In the evenings, we stroll past an ancient Roman arena bathed in golden light, in search for a restaurant. My favourite local food (we both don’t eat meat so the local beef is strictly off limits) is a plate of tellines en persillades, small wedge clams in a garlicky, buttery sauce with parsley. It’s so good I lick every mussel and my fingers, too.
For Apero, that French tradition of cocktail hour, we go to Hotel Grand Nord Pinus on Place du Forum. Yes, that famous square from the painting. Hotel feels as if we stepped into Almodovar’s movie set. The bar has stained glass windows and chandeliers, and photographs of famous guess, including Picasso’s, on on the walls. Some evenings, we sit outside and watch people crowding by famous Le Cafe la Nuit.
I’m not into bullfighting in any shape or form but it’s a local tradition and takes place in the ancient arena. “Here, we don’t kill the bull at the end of the fight- explains our guide Sandrine when we ride in an open jeep across vast landscape of Camargue- here it is the bull who is the star, not a man. The job of a raseteur is to grab one of the prices from bulls’ horns. Some of the prices can be worth as much as 2000€. Bulls who want to play, come back to the arena year after year, even wiser and cunning. They retire of old age and we put up statues for them”.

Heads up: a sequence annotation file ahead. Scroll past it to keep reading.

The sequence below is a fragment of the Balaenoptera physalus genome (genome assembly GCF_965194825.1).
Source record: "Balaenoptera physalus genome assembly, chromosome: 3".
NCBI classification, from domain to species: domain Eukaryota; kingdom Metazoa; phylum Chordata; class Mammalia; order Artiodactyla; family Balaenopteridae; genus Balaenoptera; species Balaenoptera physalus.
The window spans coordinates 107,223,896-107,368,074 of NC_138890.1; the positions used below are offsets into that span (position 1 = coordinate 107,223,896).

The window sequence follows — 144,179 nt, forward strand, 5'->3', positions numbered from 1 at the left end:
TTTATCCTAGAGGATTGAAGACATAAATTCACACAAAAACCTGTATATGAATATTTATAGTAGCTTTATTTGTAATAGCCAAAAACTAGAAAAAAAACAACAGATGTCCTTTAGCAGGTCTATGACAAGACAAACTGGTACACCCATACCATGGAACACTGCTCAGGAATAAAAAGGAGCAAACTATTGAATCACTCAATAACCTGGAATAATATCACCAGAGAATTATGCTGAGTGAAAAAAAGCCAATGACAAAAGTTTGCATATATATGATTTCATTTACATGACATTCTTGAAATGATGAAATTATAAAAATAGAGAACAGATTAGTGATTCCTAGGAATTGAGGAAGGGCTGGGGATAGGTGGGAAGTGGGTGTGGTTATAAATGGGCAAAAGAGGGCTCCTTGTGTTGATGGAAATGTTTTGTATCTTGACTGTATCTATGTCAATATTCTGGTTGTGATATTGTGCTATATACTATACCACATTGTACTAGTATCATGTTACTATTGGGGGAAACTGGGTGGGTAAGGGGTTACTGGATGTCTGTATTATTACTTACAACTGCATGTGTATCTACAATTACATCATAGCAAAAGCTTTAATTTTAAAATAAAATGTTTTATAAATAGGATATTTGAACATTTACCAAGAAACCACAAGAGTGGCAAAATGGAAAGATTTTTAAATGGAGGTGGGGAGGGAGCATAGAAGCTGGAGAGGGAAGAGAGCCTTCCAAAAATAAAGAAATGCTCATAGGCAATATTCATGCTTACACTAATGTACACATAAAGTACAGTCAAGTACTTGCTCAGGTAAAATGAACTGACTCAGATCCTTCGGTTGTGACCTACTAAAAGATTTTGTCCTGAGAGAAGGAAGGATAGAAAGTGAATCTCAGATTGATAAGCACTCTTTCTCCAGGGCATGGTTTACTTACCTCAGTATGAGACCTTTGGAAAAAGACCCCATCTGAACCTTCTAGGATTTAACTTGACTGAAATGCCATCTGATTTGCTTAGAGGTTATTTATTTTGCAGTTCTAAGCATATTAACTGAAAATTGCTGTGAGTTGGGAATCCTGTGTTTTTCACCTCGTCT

“And the ones who don’t want to play?” – I ask. Sandrine makes a silent gesture across her throat.
We stop at Saintes Marie de la Mer where there are two statues of famous bulls. One of them named Garlan, Sandrine tells me, is still alive and retired with a herd on a pasture nearby. We saw him when we stopped to admire a herd of these mighty looking animals, however, which one was Garlan in a herd of all black males, is anyones guess.
Saintes Marie do la Mer hosts an annual Gypsy pilgrimage. The Romas, the Gitans, the Manoushes, they all come here to celebrate their patron saint, Sara le Kali (Sara the Black). On 24th May, her effigy dressed in colourful clothes and jewellery, is carried into the sea.
We carry on driving. Once we pass Arles and the fields of sunflowers, the landscape changes. It’s wild, and harsh and moody. We see famous semi wild white horses of Camargue. Sandrine tells me that after a year with their mother, they are let to run wild for three years. After that they either work with gardians (French cowboys) and bulls or-if they are not interested in working- they are used for horse riding for visitors. They are born brown and when they are 6 years old, they turn completely white.
We drive through marshes full of birds, stop at lagoons to admire pink flamingos and see swans floating in the pink tinged waters of Camargue famous salt pans. The area is so wild and vast I can’t believe we are in France. I stand up in the jeep and feel the wind on my face. For the first time in months, I see colours again.